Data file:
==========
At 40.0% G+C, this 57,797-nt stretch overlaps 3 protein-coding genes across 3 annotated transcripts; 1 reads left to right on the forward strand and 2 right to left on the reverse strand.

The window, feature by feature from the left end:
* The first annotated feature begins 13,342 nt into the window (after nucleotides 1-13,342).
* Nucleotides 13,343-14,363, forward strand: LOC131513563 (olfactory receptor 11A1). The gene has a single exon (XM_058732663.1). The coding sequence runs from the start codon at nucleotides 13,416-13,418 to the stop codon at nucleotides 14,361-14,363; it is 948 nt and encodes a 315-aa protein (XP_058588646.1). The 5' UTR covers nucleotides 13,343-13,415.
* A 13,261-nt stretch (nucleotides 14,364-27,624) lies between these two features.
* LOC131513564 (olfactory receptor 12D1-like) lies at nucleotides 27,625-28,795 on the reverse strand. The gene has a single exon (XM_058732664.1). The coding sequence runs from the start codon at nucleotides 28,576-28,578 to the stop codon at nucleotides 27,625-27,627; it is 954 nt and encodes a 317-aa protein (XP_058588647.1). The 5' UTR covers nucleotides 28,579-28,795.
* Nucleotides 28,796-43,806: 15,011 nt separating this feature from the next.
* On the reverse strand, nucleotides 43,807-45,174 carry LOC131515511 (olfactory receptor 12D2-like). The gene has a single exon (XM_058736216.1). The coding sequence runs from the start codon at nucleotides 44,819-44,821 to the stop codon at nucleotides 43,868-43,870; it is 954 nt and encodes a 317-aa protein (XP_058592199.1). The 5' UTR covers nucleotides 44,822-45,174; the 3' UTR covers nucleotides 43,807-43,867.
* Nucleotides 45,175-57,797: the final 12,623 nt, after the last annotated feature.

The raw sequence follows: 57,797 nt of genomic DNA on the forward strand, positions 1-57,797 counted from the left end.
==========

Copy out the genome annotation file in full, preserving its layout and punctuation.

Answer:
At 40.0% G+C, this 57,797-nt stretch overlaps 3 protein-coding genes across 3 annotated transcripts; 1 reads left to right on the forward strand and 2 right to left on the reverse strand.

The window, feature by feature from the left end:
* The first annotated feature begins 13,342 nt into the window (after nucleotides 1-13,342).
* Nucleotides 13,343-14,363, forward strand: LOC131513563 (olfactory receptor 11A1). The gene has a single exon (XM_058732663.1). The coding sequence runs from the start codon at nucleotides 13,416-13,418 to the stop codon at nucleotides 14,361-14,363; it is 948 nt and encodes a 315-aa protein (XP_058588646.1). The 5' UTR covers nucleotides 13,343-13,415.
* A 13,261-nt stretch (nucleotides 14,364-27,624) lies between these two features.
* LOC131513564 (olfactory receptor 12D1-like) lies at nucleotides 27,625-28,795 on the reverse strand. The gene has a single exon (XM_058732664.1). The coding sequence runs from the start codon at nucleotides 28,576-28,578 to the stop codon at nucleotides 27,625-27,627; it is 954 nt and encodes a 317-aa protein (XP_058588647.1). The 5' UTR covers nucleotides 28,579-28,795.
* Nucleotides 28,796-43,806: 15,011 nt separating this feature from the next.
* On the reverse strand, nucleotides 43,807-45,174 carry LOC131515511 (olfactory receptor 12D2-like). The gene has a single exon (XM_058736216.1). The coding sequence runs from the start codon at nucleotides 44,819-44,821 to the stop codon at nucleotides 43,868-43,870; it is 954 nt and encodes a 317-aa protein (XP_058592199.1). The 5' UTR covers nucleotides 44,822-45,174; the 3' UTR covers nucleotides 43,807-43,867.
* Nucleotides 45,175-57,797: the final 12,623 nt, after the last annotated feature.

The raw sequence follows: 57,797 nt of genomic DNA on the forward strand, positions 1-57,797 counted from the left end.